After their retirement, Jerry and Dianne both enjoyed spending the winters at Fort. Meade, Florida, but summers in Canton have always been really home. They were married on April 15, 1962, in the old Methodist Church in Canton. Together they spent 59 years of love and raised two children.

The survivors are their children; Karen (Steve) Miller of Tannersville, Pa. And Kevin (Cheryl) Stiles of Montoursville, grandchildren; Mark (Marsha) Miller of Princeton, Texas, Samantha Miller of Dallas, Texas, Adam Hartman of Seattle, Washington, and Tegan Hartman of South Williamsport, a brother-in-law; Edward Stone, special nieces and nephews; Barbara Spencer, Lee Stone, both of Canton, Kenneth Stone of Gillett, Sharon Patton of Ellenton and Teresa Morgan of Shunk, as well as several nieces, nephews, cousins, friends and neighbors.

In addition to his parents, Jerry was predeceased by his beloved wife, Dianne on September 18, 2021, a sister; Janice Winters, brothers; Daniel, David, Robert and William Stiles, a brother-in-law; Robert (Lois) Stone and a nephew; Ronnie Pierre.

Gerald and Dianne’s family invite friends to call from 10 a.m. to noon on Friday, September 24, 2021 at the Pepper Funeral Home and Cremation Facility, 578 Springbrook Drive, Canton, Pa., 17724. The funeral will follow at noon with military honors bestowed on the funeral home. Interment will be held in Bradford County Memorial Park near Towanda after services.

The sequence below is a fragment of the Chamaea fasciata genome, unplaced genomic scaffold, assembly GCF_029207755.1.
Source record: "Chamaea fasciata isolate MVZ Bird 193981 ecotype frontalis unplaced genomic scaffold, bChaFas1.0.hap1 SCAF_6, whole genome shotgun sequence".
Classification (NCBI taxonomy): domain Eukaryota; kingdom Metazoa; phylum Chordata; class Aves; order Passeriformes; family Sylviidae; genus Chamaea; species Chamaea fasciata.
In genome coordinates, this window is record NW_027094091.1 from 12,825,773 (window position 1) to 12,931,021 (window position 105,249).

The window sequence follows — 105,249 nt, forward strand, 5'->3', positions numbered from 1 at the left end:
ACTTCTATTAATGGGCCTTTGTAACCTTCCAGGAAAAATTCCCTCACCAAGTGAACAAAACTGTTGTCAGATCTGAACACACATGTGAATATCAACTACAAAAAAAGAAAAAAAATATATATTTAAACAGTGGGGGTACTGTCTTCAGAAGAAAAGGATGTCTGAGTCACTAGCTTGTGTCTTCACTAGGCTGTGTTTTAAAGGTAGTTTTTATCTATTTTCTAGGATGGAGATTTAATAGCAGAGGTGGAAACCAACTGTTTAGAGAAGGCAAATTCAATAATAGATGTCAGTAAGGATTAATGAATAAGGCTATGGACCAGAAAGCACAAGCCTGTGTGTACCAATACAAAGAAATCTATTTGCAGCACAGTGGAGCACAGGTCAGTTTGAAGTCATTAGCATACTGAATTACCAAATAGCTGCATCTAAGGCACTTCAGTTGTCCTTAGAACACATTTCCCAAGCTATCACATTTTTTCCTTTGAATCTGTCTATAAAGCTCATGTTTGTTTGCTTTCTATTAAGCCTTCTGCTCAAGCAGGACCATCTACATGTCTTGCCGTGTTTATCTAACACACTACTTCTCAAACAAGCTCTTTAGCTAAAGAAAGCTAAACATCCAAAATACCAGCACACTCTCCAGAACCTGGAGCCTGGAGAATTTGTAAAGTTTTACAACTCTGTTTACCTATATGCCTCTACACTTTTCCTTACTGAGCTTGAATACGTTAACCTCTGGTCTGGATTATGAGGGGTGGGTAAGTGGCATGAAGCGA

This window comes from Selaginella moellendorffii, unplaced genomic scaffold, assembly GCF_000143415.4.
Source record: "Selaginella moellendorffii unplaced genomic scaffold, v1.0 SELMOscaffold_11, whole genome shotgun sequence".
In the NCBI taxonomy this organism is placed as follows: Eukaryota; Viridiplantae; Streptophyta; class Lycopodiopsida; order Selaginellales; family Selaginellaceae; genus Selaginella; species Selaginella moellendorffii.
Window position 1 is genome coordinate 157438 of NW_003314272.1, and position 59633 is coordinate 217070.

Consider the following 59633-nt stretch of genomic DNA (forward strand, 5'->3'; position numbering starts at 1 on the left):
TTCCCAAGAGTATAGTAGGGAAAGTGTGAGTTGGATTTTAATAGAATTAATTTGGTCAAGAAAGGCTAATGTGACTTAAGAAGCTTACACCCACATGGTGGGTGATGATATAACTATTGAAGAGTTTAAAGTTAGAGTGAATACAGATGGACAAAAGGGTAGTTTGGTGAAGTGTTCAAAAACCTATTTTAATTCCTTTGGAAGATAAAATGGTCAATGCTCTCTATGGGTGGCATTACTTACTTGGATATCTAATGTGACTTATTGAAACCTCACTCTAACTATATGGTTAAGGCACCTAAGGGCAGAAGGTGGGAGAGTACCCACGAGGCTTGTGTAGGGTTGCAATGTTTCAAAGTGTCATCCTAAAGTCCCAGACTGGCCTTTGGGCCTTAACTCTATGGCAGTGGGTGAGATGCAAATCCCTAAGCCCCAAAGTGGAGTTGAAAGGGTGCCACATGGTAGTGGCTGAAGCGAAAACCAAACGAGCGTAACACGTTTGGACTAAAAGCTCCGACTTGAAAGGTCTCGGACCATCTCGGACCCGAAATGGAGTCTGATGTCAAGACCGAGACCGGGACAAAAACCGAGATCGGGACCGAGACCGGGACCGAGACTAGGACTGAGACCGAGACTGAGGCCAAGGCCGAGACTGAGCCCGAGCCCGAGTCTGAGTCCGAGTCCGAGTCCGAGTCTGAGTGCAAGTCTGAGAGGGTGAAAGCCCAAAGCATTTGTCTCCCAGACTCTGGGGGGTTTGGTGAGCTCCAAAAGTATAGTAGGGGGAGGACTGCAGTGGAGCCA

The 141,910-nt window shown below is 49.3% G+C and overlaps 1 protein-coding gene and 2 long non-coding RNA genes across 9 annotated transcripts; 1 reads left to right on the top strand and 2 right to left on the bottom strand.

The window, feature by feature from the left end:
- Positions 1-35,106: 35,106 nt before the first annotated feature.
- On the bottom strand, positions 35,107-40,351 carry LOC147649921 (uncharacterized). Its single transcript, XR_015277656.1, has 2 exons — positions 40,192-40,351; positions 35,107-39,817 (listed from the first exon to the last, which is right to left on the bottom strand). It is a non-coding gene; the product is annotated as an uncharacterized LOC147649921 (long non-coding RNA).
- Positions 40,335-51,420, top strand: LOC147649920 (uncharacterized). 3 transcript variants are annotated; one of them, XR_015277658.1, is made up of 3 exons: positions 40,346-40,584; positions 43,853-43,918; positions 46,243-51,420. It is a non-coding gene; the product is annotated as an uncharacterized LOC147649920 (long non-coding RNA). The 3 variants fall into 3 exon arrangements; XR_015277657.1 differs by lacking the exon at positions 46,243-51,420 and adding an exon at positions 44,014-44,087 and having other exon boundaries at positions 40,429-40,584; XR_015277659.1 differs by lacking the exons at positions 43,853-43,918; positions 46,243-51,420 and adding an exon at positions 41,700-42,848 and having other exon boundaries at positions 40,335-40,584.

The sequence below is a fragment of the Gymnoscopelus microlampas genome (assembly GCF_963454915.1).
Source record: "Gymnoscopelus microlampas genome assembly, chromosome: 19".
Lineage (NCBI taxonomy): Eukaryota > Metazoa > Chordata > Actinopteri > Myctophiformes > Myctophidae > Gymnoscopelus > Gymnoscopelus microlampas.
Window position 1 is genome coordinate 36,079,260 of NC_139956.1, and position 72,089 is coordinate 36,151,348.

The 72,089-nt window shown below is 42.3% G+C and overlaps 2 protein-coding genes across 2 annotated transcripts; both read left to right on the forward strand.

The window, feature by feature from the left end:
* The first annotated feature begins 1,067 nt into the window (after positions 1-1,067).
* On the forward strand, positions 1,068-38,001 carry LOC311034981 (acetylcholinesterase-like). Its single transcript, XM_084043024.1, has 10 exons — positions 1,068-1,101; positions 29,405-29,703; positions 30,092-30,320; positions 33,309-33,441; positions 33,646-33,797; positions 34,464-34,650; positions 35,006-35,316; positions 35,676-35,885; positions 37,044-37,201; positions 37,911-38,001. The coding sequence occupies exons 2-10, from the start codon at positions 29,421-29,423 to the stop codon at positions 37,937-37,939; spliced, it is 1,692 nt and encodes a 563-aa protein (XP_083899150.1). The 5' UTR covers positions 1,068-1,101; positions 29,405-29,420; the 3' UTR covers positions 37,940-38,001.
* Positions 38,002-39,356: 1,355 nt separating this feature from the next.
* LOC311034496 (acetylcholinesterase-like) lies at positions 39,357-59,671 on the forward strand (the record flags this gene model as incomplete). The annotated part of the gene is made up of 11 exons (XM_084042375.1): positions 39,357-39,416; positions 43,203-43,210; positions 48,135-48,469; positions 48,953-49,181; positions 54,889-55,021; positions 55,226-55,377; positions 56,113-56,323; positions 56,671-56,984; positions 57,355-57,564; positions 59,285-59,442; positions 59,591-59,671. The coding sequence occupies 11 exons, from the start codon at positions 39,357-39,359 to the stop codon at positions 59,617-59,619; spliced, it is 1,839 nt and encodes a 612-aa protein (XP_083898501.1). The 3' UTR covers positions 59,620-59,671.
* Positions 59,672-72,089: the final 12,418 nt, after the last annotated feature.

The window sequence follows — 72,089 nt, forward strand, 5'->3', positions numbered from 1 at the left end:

Please share your memories and condolences at www.pepperfuneralhomes.com.


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How Texas Tech’s pairing of QB Tyler Shough and offensive coordinator Sonny Cumbie pays off – the athletic https://alexandraandaustin.com/how-texas-techs-pairing-of-qb-tyler-shough-and-offensive-coordinator-sonny-cumbie-pays-off-the-athletic/ https://alexandraandaustin.com/how-texas-techs-pairing-of-qb-tyler-shough-and-offensive-coordinator-sonny-cumbie-pays-off-the-athletic/#respond Thu, 23 Sep 2021 14:11:26 +0000 https://alexandraandaustin.com/how-texas-techs-pairing-of-qb-tyler-shough-and-offensive-coordinator-sonny-cumbie-pays-off-the-athletic/ For most of the past two decades, Texas Tech football has been about assists and points. As one of the key places where the air raid offensive has exploded in popularity, a generation of West Texans has grown used to seeing the Red Raiders light up the scoreboard every Saturday. That wasn’t quite the case […]]]>

For most of the past two decades, Texas Tech football has been about assists and points.